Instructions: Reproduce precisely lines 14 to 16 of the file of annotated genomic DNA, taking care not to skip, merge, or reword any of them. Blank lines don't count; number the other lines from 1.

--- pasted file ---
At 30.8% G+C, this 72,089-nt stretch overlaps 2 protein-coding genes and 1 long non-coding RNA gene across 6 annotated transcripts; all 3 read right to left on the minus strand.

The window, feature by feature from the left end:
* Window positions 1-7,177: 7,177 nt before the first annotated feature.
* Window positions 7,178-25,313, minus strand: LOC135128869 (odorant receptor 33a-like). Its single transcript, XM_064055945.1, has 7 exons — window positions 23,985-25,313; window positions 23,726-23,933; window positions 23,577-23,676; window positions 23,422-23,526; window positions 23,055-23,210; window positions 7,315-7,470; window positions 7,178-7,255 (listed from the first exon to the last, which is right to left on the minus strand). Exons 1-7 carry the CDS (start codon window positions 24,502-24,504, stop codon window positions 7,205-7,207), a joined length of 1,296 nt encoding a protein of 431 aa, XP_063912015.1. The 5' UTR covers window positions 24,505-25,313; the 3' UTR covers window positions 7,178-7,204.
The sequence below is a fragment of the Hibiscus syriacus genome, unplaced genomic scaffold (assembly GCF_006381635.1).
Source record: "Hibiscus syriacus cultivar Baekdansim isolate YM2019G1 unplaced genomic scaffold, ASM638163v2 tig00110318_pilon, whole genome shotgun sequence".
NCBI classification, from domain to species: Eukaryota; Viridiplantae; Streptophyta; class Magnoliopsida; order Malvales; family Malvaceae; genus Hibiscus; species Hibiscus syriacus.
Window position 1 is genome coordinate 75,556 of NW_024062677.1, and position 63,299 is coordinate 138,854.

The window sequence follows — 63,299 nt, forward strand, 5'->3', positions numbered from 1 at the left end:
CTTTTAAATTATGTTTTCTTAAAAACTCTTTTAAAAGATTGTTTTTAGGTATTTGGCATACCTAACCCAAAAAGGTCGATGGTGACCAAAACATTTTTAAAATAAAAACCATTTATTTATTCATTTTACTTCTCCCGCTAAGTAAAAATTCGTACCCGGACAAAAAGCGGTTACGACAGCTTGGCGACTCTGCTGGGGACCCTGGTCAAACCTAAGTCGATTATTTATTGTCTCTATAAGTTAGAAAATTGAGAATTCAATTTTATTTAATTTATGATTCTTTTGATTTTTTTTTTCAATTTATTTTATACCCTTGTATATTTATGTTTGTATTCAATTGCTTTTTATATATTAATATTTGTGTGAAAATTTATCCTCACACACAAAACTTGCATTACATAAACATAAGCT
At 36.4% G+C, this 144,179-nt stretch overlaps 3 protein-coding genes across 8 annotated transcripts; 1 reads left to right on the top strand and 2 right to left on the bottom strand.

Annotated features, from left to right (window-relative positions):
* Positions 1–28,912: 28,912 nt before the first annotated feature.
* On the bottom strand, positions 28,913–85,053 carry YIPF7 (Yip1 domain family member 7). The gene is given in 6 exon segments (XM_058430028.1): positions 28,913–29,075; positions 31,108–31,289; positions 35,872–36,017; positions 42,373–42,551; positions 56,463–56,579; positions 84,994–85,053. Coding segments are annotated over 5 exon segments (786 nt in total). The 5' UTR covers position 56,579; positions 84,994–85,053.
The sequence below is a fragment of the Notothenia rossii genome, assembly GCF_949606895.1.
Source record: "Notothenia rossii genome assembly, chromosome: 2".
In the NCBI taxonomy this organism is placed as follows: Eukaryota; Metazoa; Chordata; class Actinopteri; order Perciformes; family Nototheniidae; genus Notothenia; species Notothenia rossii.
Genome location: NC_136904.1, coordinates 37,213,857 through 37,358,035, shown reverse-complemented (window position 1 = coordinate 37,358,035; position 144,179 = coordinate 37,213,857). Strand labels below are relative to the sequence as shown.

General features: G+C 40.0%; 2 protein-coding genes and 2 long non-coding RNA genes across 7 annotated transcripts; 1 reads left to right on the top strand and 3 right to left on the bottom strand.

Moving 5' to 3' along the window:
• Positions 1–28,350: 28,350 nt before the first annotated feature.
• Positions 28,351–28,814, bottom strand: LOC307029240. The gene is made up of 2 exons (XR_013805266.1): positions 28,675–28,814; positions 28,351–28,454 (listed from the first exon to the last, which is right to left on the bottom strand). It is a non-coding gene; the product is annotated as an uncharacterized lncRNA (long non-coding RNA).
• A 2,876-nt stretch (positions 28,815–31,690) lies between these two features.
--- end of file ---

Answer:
* On the bottom strand, positions 28,913–85,053 carry YIPF7 (Yip1 domain family member 7). The gene is given in 6 exon segments (XM_058430028.1): positions 28,913–29,075; positions 31,108–31,289; positions 35,872–36,017; positions 42,373–42,551; positions 56,463–56,579; positions 84,994–85,053. Coding segments are annotated over 5 exon segments (786 nt in total). The 5' UTR covers position 56,579; positions 84,994–85,053.
The sequence below is a fragment of the Notothenia rossii genome, assembly GCF_949606895.1.
Source record: "Notothenia rossii genome assembly, chromosome: 2".